A parent or guardian must have or open a brokerage account with Fidelity® to open a Fidelity Youth™ Account. For new Fidelity® customers, opening an account is easy, and there are no minimums and no account fees.
Parents and guardians have plenty of tools they can use to monitor their teen’s activity: They have online account access, can follow monthly statements and trade confirmations, and can view debit card transactions made in the account.
To make it even easier, you can set up alerts to notify you of trades, transactions, and cash management activity, keeping you firmly in the loop on actions your teen takes across the Fidelity Youth™ Account’s suite of products.
If your teen has an interest in learning about investing and taking their first steps toward building their financial journey, you should consider downloading the Fidelity Youth™ app and opening a Fidelity Youth™ Account. The account comes custom-built for their needs, which will help them become financially independent and start investing for their future.
Read more in our Fidelity Youth™ Account review.
2. Copper Card (Best Debit Card for Kid Independence)
- Available: Sign up here
- Price: 30 days free. Copper: $4.95/mo. Copper + Invest: $7.95/mo.
Copper Banking was founded on the belief that kids and teens should have equal access to financial education and should be empowered to learn by doing. Now, the company is on a mission to help children gain real-world experience by giving them access to their money in a way that traditional banks can’t.
The Copper app and debit card teaches your child how to make smart financial decisions by creating a platform where parents and their kids can connect. With the Copper app, you get easy snapshots of your accounts. And with the Copper Debit Card, it’s easy to shop in-store or online, including with Apple Pay or Google Pay.
Plus, users get exclusive access to engaging advice curated by a team of financial literacy experts who provide tips on how to take control of their financial future.
When I reviewed the Copper banking product, I found the following features to be most important:
- Send/Request: Kids and parents can easily send and receive money all at the touch of a button.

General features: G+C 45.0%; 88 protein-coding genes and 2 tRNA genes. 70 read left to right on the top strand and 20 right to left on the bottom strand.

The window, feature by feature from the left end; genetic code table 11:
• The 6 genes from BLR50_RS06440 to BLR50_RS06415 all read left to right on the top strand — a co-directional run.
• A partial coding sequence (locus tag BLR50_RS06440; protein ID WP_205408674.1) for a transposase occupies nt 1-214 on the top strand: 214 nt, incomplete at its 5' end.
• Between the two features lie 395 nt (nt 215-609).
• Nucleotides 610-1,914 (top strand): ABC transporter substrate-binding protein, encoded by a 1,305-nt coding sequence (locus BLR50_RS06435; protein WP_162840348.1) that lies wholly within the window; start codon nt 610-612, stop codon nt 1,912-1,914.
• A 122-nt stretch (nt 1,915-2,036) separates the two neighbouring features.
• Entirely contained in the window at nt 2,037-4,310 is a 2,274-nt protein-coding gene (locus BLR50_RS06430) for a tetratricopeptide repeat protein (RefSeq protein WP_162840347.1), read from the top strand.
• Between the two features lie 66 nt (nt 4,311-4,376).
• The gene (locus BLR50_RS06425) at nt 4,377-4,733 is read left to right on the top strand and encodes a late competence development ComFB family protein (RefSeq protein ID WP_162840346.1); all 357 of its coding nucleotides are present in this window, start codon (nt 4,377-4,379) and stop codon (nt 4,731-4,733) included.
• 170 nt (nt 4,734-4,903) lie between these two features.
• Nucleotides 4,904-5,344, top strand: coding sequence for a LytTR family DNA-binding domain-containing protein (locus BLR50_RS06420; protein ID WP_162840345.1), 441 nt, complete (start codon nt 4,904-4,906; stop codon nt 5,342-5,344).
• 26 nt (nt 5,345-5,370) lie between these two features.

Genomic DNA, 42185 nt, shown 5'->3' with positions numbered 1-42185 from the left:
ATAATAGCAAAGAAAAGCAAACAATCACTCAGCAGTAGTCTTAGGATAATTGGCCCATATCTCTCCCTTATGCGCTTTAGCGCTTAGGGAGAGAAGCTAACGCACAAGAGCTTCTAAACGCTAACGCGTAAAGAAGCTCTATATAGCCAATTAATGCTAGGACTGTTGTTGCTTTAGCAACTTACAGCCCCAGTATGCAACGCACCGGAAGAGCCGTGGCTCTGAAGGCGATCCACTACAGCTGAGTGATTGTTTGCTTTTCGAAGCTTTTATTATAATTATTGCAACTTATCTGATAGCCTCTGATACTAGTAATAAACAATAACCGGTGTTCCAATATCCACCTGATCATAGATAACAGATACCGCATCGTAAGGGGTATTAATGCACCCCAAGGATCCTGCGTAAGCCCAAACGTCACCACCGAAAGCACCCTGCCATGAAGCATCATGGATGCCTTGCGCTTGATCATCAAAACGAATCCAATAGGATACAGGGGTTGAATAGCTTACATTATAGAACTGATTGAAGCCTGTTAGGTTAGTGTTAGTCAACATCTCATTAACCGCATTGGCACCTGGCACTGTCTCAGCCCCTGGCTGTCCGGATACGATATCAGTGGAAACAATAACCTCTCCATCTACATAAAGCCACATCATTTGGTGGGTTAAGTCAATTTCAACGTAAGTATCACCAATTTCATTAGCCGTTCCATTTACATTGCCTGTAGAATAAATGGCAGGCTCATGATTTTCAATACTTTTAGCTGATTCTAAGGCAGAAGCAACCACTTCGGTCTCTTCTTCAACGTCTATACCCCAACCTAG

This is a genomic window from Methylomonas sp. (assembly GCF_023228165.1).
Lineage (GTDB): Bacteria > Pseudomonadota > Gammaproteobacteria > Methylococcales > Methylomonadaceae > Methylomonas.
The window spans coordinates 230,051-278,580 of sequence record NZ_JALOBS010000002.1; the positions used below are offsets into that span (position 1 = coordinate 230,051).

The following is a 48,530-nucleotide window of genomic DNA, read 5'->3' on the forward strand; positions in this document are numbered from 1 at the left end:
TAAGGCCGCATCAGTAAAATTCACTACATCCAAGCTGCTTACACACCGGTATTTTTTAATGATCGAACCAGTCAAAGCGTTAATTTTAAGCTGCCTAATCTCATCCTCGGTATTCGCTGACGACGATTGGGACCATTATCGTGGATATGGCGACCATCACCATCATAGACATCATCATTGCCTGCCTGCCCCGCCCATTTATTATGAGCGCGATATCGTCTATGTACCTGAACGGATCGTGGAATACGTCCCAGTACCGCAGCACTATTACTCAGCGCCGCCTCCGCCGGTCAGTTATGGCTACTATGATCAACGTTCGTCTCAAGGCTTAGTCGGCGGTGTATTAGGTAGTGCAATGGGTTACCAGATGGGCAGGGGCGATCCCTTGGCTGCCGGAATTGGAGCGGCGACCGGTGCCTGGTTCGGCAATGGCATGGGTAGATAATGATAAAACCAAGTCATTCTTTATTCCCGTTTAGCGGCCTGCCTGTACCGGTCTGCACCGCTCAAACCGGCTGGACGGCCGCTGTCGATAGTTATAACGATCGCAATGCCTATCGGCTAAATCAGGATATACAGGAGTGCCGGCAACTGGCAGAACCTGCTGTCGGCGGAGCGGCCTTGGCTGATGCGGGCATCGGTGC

- Spend: Spend using Apple or Google Pay, or using the Copper Debit Card.
- Withdraw: Access your money from more than 55,000 fee-free ATMs.
- Monitor: Get a snapshot of all your child’s spending in an easy-to-read dashboard.
- Save: Gain quick snapshots of your kid’s savings and helpful tips on how to save even more. Set up savings buckets and save for the things that you want.
- Learn: With the help of Copper’s team of financial literacy experts, gain bite-sized tips on how you can maximize your money and prepare yourself for your financial future.
The basic Copper account includes the above banking features. With Copper + Invest, your child also gets access to automatically curated smart portfolios built with their preferences in mind. (We like the guardrails they provide to get your child started with investing.) Your child is given a questionnaire that helps Copper determine a portfolio based on their age, income, net worth, investment objective(s) and investment horizon. Copper then recommends one of three ETF portfolios—Moderately Aggressive, Aggressive, and Extra Aggressive—made up of thousands of stocks. Parents can review the portfolio to ensure it matches with not just your child’s preferences, but your family’s. (Portfolios can be changed later on by accessing the Support chat.)
Much like many other apps I’ve reviewed on WealthUp, your child doesn’t need much money to begin their investing journey with Copper. They can begin investing for as little as $1, then add more contributions down the road. Copper will automatically rebalance the portfolio as needed to make sure it always keeps up with your child’s investment preferences.
Copper is available to kids 6 years and older.
Read more in our Copper Banking review.
3. Step Banking (Best for Building Credit)
- Available: Sign up here
- Price: Free (No monthly fees)
The free Step Visa Card is a unique “hybrid” spending card that functions like a debit card, but also boasts some of the features of a Visa credit card—including the ability to build your teen’s credit history. In our overall review of the best cards for teens, this option truly stuck out as a one-of-a-kind product worth mentioning in this article despite it not technically being a debit card. When we personally tested the product, we found it to be a powerful option to set up teens for a strong financial future.